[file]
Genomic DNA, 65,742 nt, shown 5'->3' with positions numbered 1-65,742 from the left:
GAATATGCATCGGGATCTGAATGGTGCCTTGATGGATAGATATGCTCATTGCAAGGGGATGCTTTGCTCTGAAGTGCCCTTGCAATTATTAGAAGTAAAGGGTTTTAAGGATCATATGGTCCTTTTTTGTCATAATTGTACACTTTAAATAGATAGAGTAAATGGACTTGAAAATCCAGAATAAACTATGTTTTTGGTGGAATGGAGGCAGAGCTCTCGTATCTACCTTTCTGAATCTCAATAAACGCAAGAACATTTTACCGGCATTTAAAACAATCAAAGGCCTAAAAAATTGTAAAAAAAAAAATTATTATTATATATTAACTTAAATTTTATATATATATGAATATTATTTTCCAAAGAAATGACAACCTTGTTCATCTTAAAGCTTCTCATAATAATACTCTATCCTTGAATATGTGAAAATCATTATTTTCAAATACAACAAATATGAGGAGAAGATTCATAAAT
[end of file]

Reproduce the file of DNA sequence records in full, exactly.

Genomic DNA, 65,742 nt, shown 5'->3' with positions numbered 1-65,742 from the left:
GAATATGCATCGGGATCTGAATGGTGCCTTGATGGATAGATATGCTCATTGCAAGGGGATGCTTTGCTCTGAAGTGCCCTTGCAATTATTAGAAGTAAAGGGTTTTAAGGATCATATGGTCCTTTTTTGTCATAATTGTACACTTTAAATAGATAGAGTAAATGGACTTGAAAATCCAGAATAAACTATGTTTTTGGTGGAATGGAGGCAGAGCTCTCGTATCTACCTTTCTGAATCTCAATAAACGCAAGAACATTTTACCGGCATTTAAAACAATCAAAGGCCTAAAAAATTGTAAAAAAAAAAATTATTATTATATATTAACTTAAATTTTATATATATATGAATATTATTTTCCAAAGAAATGACAACCTTGTTCATCTTAAAGCTTCTCATAATAATACTCTATCCTTGAATATGTGAAAATCATTATTTTCAAATACAACAAATATGAGGAGAAGATTCATAAAT